R.J. Cutler‘s If I Stay is the latest young adult novel adaptation to boast a surprisingly decent turn from its main actress, Chloe Grace Moretz, while also occasionally slipping into mediocrity as the film’s story is drawn out a little too far past its effectiveness. If I Stay works well because of its uniquely-written characters and fresh perspective, but it quickly becomes another pedestrian affair that packs a much smaller punch than it rightfully should. Still, Chloe Grace Moretz is growing into a very talented young actress, while director R.J. Cutler leaves no sort of stamp on the material, which he adapted from writer Gayle Forman.
Young Mia Hall (Chloe Grace Moretz) is a talented musician on the cusp of graduating high school and heading off into a bright future, with her loving family and talented boyfriend. She seems to have it all, including her own fair share of stress and drama, but also so much for her to live for and suddenly that all changes once she gets into an automobile accident, which puts her into a coma and the rest of her family in critical condition. But once Mia is in a coma, she falls into an out-of-body experience, which allows her to quickly slip in and out of different moments of her life, while also being able to see herself on the hospital bed, fighting to survive.
This gives her a unique perspective on her own life, allowing her to reflect on some of the best and worst moments that she’s ever lived through. Is Mia strong enough to pull through or will her temporary coma lead into an untimely death?
If I Stay follows a very familiar premise of the main character experiencing something out-of-body, which allows them to roam the halls without a single person noticing their presence. This also allows for Chloe Grace Moretz‘s Mia to reflect on her life and truly realize and appreciate just how much she has to live for.
Director R.J. Cutler approaches the material with a steady hand for balancing out the drama and the romance, which should please just about any young adult hungry for the latest adaptation. This film follows The Fault in Our Stars in terms of starring a somewhat popular up and comer in a predictable, if not halfway decent romantic drama. If I Stay lacks comedy, but contains more authentic charm without ever coming of as trying too hard to be different or quirky, which gives it a slight advantage on the whole.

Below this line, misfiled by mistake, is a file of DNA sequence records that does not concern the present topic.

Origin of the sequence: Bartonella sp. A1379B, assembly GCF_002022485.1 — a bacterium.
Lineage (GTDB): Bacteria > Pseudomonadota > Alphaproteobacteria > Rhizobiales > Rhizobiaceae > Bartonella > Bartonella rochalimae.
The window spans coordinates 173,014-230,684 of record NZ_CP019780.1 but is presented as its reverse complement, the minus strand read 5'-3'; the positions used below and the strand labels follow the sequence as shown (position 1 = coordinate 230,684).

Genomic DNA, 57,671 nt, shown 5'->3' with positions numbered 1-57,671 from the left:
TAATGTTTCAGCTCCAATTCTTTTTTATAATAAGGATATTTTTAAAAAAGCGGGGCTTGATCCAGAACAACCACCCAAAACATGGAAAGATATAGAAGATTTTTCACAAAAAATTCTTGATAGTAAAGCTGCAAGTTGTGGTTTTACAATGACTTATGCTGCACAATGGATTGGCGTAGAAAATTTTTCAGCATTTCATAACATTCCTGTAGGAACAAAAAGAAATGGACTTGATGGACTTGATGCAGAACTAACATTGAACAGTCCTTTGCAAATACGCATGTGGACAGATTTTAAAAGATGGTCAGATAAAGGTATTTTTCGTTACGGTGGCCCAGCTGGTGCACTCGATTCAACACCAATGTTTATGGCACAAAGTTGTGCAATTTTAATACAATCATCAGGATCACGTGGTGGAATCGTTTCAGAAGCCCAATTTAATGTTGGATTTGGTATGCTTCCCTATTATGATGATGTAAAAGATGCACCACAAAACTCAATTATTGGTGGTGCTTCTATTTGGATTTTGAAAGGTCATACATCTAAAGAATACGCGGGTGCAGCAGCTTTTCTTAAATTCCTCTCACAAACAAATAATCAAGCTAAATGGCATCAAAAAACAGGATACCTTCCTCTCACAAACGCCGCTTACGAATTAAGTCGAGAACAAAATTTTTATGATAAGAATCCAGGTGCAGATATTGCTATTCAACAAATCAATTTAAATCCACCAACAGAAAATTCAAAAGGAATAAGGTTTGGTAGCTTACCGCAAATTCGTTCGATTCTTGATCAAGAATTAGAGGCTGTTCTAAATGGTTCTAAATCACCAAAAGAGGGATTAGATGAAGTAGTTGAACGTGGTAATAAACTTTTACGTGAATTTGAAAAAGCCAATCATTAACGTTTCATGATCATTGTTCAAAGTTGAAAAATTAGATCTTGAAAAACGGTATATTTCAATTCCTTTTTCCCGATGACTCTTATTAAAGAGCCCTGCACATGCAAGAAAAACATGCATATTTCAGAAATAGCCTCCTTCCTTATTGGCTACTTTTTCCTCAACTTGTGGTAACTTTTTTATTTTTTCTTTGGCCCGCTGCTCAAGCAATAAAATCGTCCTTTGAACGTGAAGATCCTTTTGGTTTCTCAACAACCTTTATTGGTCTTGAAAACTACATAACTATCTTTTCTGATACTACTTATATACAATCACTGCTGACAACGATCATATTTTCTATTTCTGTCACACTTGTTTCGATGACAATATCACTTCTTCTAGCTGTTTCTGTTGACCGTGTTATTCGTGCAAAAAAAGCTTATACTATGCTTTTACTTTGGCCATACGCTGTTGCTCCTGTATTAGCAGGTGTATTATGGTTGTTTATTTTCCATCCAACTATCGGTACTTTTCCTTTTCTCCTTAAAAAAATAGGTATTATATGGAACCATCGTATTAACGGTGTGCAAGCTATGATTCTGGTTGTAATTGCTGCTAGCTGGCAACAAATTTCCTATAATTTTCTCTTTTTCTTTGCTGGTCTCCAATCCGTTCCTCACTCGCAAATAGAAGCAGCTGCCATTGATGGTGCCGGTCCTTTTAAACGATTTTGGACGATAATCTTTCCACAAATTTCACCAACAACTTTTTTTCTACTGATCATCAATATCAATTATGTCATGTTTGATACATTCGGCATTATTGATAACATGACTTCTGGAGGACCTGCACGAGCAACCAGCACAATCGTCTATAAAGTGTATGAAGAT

The film’s centered premise has been played out before, but that doesn’t hurt the film nearly as much as the drawn out middle act, which includes more than one pointless argument or moment of happiness. We quickly understand what kind of person Mia is and what kind of person Mia wants to eventually become, which makes moments of the film feel a bit unnecessary and damaging to the film’s pacing and overall running time.
If I Stay feels like a solid two hours, but is actually just a tad over an hour and a half. Luckily for viewers, star Chloe Grace Moretz is far more entertaining and interesting than her counterpart, played with a stiff sense of douchery by Jamie Blackley. There’s just something about Blackley’s performance that rubs me the wrong way or perhaps it comes down to the character’s core, which is mostly selfish and empty, making the film’s more serious scenes a lot harder to sit through when you’re only rooting for one of the main characters in the relationship.
There’s still a decent amount of things to enjoy, which makes If I Stay a late-summer surprise in terms of cheap romance. It tugs at the heartstrings softly and never gets too deep or sappy and that actually works to the film’s benefit. If I Stay isn’t going to stick around in your brain long after it exits theaters, but it’s harmless and sometimes engaging enough to make you forget about all of its problems, which don’t exactly kill the film, but definitely bog it down enough to keep it floating at a very average level.
If I Stay – 6.5/10